May 19, 2014

How To Convert More Vacation Rental Inquiries to Bookings

May 19, 2014

How To Convert More Vacation Rental Inquiries to Bookings

Converting your vacation rental inquiries into actual bookings is the most important thing you can do to increase your vacation rental cash-flow. 

This article will focus on what you can do to convert those incoming inquiries into actual cold, hard cash aka bookings.  I will even introduce you to a formula I created "IBCR" (inquiry-to-booking-conversion-rate).

Before you can convert your inquiry traffic to bookings, we know you're concerned with increasing your volume of inquiries first.  But we'll leave that article for another day.  Suffice to say increasing your inquiries is a more tangible prospect. For example you can take different or better or more professional pictures. You can write more or write better descriptions of your home and it's amenities.  Things like that will go a long way just to increasing your inquiries but we'll cover that in a follow up article.

For now, let's improve your inquiry to booking conversion rate. First and foremost, I have to ask and you have to answer honestly with yourself, do you know your current conversion rate of bookings? What I mean is, do you know, on at least a monthly basis, a) how many inquiries you get and b) how many of those inquiries turn into actual bookings? (Keep in mind, you might also think about tracking when inquiries are made in relationship to the time of year they are being made for.  In other words, an inquiry made in April may be for a booking date in July).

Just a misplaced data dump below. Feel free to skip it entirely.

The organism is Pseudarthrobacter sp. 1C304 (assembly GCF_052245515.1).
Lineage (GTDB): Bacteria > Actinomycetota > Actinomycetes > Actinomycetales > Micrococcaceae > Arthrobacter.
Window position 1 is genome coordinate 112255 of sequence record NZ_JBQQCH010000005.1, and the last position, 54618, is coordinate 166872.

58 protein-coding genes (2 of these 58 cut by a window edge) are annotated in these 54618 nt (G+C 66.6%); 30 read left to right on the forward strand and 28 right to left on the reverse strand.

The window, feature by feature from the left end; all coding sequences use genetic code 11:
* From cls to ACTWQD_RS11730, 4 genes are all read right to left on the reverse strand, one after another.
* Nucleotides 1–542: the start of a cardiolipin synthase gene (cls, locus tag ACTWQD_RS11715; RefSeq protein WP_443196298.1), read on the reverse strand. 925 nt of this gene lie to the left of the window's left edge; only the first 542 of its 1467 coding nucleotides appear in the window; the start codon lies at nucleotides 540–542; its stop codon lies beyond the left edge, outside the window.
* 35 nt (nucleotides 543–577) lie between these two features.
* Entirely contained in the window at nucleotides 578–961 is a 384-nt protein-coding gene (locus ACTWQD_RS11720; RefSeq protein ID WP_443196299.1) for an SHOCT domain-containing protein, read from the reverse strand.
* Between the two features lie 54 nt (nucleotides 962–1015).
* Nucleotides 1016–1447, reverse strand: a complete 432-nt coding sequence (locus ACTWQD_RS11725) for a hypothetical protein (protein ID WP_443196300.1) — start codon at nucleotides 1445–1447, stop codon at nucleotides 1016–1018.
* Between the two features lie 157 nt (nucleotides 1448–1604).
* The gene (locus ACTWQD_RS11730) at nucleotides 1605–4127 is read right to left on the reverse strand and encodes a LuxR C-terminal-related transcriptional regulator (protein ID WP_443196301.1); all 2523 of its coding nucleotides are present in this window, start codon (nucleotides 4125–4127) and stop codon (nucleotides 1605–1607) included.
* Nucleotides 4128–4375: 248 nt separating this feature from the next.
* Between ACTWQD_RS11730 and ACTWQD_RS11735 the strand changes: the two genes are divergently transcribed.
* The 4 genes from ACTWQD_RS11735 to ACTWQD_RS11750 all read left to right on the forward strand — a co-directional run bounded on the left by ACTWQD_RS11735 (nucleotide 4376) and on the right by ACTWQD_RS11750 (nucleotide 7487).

This mathematical division problem is the only formula you need to know and it will tell you everything about your conversion approach.  Without knowing your exact specifications (geographic location, home size, bedroom & bathroom count, amenities, etc.) I can't tell you what the conversion rate should be. But what I can tell you more generally and anecdotally is that 15%-20% is the goal and anything above that means you probably don't need to continue reading this article.  For those without a calculator in front of them, if you had 100 inquiries in a given period (let's say 6 months), then you should have 15-20 bookings.